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In city-clubs their venom let them vent;
For there 'tis fafe, in its own element.
Here, where their madness can have no pretence,
Let them forget themselves an hour of sense.
In one poor isle, why fhould two factions be?
Small difference in your vices I can fee:
In drink and drabs both fides too well agree.
Would there were more preferments in the land:
If places fell, the party could not stand:

Of this damn'd grievance every Whig complains:
They grunt like hogs till they have got their grains.
Mean time you see what trade our plots advance;
We fend each year good money into France;
And they that know what merchandize we need,
Send o'er true Proteftants to mend our breed.




OUR play's a parallel: the Holy League

Begot our Covenant: Guifards got the Whig:
Whate'er our hot-brain'd fheriffs did advance
Was, like our fashions, firft produc'd in France;
And, when worn-out, well fcourg'd, and banish'd there,
Sent over, like their godly beggars, here.
Could the fame trick, twice play'd, our nation gull?
It looks as if the devil were grown dull,

Or ferv'd us up, in fcorn, his broken meat,
And thought we were not worth a better cheat.


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The fulfome Covenant, one would think in reason,
Had given us all our bellies full of treason:


And yet, the name but chang'd, our nasty nation
Chaws its own excrement, th' Affociation.
'Tis true we have not learn'd their poisoning way,
For that's a mode but newly come in play;
Befides, your drug's uncertain to prevail;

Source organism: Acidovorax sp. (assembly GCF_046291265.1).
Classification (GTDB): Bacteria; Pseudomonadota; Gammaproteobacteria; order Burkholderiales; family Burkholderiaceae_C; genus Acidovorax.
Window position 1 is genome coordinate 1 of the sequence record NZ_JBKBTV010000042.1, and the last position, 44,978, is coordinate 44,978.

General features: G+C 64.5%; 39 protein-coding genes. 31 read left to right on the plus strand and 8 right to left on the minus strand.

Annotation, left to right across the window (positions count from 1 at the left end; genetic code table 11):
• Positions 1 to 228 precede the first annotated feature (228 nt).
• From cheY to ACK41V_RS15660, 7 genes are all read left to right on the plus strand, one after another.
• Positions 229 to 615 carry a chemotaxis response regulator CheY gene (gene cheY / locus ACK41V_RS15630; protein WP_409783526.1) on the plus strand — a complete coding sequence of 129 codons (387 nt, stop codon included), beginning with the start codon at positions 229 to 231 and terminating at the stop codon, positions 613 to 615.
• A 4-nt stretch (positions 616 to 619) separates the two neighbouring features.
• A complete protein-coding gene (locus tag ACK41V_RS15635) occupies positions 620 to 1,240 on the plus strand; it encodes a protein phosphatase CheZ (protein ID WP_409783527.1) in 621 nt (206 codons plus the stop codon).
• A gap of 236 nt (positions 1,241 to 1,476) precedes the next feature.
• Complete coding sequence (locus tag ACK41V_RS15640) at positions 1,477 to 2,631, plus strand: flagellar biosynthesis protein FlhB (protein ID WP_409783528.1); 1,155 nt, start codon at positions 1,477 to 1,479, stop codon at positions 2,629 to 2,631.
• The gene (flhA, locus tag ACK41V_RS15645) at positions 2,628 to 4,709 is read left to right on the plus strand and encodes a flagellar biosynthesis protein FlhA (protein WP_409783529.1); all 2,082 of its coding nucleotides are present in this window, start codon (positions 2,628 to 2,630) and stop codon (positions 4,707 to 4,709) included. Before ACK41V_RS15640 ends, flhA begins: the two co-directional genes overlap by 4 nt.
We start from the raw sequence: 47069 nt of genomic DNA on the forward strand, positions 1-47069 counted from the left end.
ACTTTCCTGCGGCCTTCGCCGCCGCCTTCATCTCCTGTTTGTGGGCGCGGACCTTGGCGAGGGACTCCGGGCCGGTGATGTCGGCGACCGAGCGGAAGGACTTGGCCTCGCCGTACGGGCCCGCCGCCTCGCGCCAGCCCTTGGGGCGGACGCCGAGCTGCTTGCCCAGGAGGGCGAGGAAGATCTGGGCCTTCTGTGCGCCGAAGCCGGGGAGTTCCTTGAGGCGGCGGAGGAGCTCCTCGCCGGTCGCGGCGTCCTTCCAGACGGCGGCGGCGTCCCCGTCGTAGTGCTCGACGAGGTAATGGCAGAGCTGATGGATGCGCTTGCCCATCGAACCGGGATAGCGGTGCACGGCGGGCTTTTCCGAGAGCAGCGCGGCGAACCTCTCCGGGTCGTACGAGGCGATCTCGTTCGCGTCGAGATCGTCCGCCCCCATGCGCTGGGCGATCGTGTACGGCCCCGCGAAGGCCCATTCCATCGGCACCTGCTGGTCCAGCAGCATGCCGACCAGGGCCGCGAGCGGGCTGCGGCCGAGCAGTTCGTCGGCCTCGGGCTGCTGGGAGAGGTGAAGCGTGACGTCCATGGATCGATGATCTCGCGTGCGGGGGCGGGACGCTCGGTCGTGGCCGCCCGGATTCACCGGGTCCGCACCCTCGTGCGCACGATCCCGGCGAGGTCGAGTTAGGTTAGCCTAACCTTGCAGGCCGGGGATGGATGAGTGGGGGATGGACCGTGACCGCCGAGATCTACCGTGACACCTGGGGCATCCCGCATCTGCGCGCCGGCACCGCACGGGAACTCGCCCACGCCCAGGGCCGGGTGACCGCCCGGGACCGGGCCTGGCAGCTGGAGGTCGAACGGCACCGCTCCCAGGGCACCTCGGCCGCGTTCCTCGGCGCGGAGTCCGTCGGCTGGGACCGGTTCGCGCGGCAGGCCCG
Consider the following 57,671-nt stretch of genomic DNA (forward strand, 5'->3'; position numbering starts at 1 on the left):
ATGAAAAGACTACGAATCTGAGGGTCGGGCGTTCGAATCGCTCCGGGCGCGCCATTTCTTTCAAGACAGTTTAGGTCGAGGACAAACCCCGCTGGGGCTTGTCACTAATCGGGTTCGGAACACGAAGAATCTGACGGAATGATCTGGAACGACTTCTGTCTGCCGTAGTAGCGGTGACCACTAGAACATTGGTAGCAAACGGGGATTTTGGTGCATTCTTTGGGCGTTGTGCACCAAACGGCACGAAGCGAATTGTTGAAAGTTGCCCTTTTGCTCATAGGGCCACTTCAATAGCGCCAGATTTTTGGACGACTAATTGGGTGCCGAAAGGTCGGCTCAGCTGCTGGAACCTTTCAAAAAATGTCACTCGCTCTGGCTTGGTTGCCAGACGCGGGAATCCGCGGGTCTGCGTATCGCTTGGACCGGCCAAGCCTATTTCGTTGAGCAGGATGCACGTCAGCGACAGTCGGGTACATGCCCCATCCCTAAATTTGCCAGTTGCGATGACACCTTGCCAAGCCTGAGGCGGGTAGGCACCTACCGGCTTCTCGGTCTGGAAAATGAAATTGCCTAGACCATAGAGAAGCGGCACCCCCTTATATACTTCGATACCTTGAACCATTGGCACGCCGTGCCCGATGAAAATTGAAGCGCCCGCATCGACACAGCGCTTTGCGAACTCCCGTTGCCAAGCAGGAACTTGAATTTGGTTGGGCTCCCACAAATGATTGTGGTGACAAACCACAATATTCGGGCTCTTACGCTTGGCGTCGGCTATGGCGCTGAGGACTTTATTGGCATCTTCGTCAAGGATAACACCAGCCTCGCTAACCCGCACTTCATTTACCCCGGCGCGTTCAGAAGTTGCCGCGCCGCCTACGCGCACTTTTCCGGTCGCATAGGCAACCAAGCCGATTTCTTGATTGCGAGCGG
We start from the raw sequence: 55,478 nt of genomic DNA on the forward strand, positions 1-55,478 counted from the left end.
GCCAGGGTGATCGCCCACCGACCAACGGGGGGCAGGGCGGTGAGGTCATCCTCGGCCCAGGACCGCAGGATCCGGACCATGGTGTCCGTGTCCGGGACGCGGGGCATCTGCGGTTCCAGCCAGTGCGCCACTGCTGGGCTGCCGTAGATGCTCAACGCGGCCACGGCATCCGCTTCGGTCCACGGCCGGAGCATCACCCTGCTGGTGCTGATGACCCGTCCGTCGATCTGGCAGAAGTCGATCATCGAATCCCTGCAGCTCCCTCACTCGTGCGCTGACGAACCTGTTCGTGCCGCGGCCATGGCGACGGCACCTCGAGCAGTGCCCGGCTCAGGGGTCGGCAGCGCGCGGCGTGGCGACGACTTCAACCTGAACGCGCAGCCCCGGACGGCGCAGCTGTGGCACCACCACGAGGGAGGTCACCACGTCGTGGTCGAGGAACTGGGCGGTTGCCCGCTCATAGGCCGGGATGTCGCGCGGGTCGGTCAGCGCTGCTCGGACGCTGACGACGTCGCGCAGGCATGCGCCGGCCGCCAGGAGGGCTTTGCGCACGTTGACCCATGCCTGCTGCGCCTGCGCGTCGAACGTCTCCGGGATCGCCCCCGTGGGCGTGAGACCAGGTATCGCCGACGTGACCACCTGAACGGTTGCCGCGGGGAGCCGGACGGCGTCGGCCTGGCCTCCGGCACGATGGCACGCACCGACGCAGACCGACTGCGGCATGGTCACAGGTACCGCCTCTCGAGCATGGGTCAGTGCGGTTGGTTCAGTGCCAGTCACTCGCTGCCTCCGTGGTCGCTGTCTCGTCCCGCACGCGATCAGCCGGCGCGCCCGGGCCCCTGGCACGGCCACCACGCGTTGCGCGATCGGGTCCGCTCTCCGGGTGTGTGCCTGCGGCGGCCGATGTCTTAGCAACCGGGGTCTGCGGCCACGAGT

But your true Proteftant can never fail,
With that compendious instrument a flail.
Go on; and bite, e'en though the hook lies bare;
Twice in one age expel the lawful heir):
Once more decide religion by the sword;
And purchase for us a new tyrant lord.
Pray for your king; but yet your purses spare:
Make him not two-pence richer by your prayer.
To fhew you love him much, chastise him more;
And make him very great, and very poor.
Push him to wars, but ftill no pence advance;
Let him lofe England, to recover France.
Cry freedom up with popular noify votes:
And get enough to cut each other's throats.
Lop all the rights that fence your monarch's throne;
For fear of too much power, pray leave him none.
A noife was made of arbitrary fway;
But, in revenge, you Whigs have found a way,
An arbitrary duty now to pay.


Let his own fervants turn, to fave their stake;
Glean from his plenty, and his wants forfake.
But let fome Judas near his person stay,
To fwallow the last sop, and then betray.


Make London independent of the crown:
A realm apart; the kingdom of the town.
Let ignoramus juries find no traitors:
And ignoramus poets fcribble fatires.

And, that your meaning none may fail to scan,
Do what in coffee-houses you began;
Pull down the master, and fet


the man.





UCH time and trouble this poor play has coft;
And, faith, I doubted once the cause was loft.
Yet no one man was meant; nor great nor fmall;
Our poets, like frank gamefters, threw at all.
They took no fingle aim-